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Microsoft XBox E3 2000 Preview

by Robert Stein (bobstein@activewin.com)

So, it seems Microsoft waited until the last minute deciding on bringing XBox to the E3 Expo in Los Angeles this year. The rumors on this machine were great - a majestically fluttering butterfly scene, unbelievable ping-ping balls and mousetraps, and many more. Could Microsoft show the public their new steppingstone in console technology? Well, at the last minute Microsoft “created” the XBox Theater, spun off a few thousand posters and brought the gaming industry what they wanted to see. Here is our view from our private, behind-the-scenes look at the latest creation coming from Redmond.



If it was to be done, Doug Hebenthal (“the gatekeeper” Certification and Playtest Developer) – could do it. And unlike the GDC, Microsoft was prepared to show what the XBox can do as well as give us a glimpse on what was to come in the future. Microsoft was able to give us these demos today in part because current industry components were used for the XBox machine, which was running our demonstration.

We started our XBox screening by taking a look at the “garden” demonstration. This is the infamous scene that includes the plethora of butterflies. This demo had very high-resolution graphics and sound. For E3 purposes, the demo had to options – a few butterflies or full of butterflies. On the full option, there were a thousand butterflies each fully textured and shadowed. We saw this by Hebenthal zooming in on several random butterflies. Each butterfly had a reflection in the pond below – which is pretty amazing. Another thing that caught our eye was the fact if you moved towards the butterflies they would fly away from you. Upon zooming to the end of a flower, he stated the flower tip was 4MB in graphics, but could be 60MB if need be as there is 64MB shared between the CPU and the GPU. This allows artists to create scenes “as they should look” as he put it. The butterflies are also intelligent, that is Hebenthal made them spell out each of the “XBox” letters in the sky. Also if a butterfly should land on a leaf or in the pond, the leaf would move or the pond would ripple respectively.

butter1.jpg (55790 bytes) Bf03.jpg (65534 bytes) Bf07.jpg (55450 bytes)

To our shock the main focus on this demonstration was not graphics, but was sound. The music was dynamically composed by DirectMusic – which means that the sound is dynamically created by the mood in the scene. For example, when more butterflies entered the scene – the louder and faster the music was composed. Whereas when a few butterflies were there, the music was quieter and softer but still nonetheless appeasing. The music never repeats itself – a high annoyance to the avid gamer. He also demonstrated when putting the game on pause – the sound is from the mood of the last scene (but even in pause the music will not repeat).

The next demo we saw was “MixJuice”, also focusing in on DirectMusic. A company in Japan called Inis created this demo of the XBox. (http://www.inis.co.jp/mix_juice/mix_juice_j.html). This demo consisted of a black screen with a yellow ball in each corner “the magnet.” Each magnet contained a style of music. The four magnets we started off with were Drum & Bass, Bossa, Country and Disco. There were several other options for each magnet that were not played. There was also a cursor in the middle of the screen that you could place on a magnet to sample the music. Hebenthal mixed the music – he went from D&B, then to Bossa, then to Country then Disco. The transition was gradual and took more of the next style of music the further towards the next magnet he went. Each sound was Dynamically Composed – just showing how this is part of the overall emotional quality of DirectMusic. Even though this demonstration was great, the composers can go a little farther in developing better sounding music. Hebenthal jokingly said he did not want to be “blamed” for that aspect.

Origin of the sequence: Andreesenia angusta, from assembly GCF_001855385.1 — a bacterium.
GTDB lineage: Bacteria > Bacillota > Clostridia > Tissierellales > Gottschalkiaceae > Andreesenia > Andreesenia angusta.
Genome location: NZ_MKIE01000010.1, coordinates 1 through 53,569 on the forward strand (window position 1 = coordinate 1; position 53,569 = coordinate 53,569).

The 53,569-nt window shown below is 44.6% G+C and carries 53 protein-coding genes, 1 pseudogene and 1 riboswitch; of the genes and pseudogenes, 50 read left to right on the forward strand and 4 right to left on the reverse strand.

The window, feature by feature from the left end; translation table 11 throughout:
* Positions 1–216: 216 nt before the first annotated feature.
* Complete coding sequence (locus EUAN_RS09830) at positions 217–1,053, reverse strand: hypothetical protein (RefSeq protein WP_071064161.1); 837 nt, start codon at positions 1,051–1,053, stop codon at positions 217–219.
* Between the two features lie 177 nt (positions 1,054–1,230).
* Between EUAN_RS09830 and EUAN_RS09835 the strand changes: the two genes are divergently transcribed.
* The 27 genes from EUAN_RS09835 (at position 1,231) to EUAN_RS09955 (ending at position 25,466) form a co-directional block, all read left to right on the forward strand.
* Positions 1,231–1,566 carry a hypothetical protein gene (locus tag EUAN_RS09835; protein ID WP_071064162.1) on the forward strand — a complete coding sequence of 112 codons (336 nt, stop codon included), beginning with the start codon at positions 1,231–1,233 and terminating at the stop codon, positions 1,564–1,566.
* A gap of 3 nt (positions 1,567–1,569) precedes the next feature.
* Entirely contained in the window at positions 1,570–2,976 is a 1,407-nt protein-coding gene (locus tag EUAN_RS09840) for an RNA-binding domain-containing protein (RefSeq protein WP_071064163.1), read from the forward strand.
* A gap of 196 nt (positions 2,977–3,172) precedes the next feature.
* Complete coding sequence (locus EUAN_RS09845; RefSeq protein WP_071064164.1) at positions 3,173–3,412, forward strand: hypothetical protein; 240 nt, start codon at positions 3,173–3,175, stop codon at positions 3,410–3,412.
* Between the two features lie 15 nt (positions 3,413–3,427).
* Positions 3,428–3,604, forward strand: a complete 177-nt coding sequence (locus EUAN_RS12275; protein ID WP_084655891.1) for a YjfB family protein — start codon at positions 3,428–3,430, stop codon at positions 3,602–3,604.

Finally, the last demo we saw was “Two to Tango.” This demo is the infamous Raven and Robot scene. Very high resolution with immense sound, this demo is very dramatic. Raven pops out of the robot, and is standing to the robot. They then do some exercises in synchronization, and jokingly Hebenthal had the Robot & Raven “itch” their bodies. The scene was very detailed, and could be viewed from many different angles that the player could choose. The Raven’s movement was very realistic, and featured self-shadowing as well as a reflection off the metallic surface of the Robot. The Raven then jumped - and the million dollar robot (in this case not so intelligent), jumped off the platform into oblivion. The Raven stepped to the edge and looked down shaking her head. Because of the realism for a moment I thought I was in a DieHard or Terminator movie - but I had to reassure myself it was only a video game!

So, in conclusion – Microsoft did prove that their gaming console is in making significant development and will be in Hebenthal’s terms “awesome” when it is released sometime in the Fall of 2001. Microsoft overdid the hardware in this machine to give to artist’s freedom of making scenes how they should be without cutting back. “This is definitely an art driven platform”, Hebenthal stated.  He also assured that this was only 15-20% of the total power of the XBox in part that the prototype is running on GeForce 2 card. What we saw will be significantly improved by release (and by E3 2001) – and we cannot wait. But now that the rumors have died down – Where is XBox2. J

 


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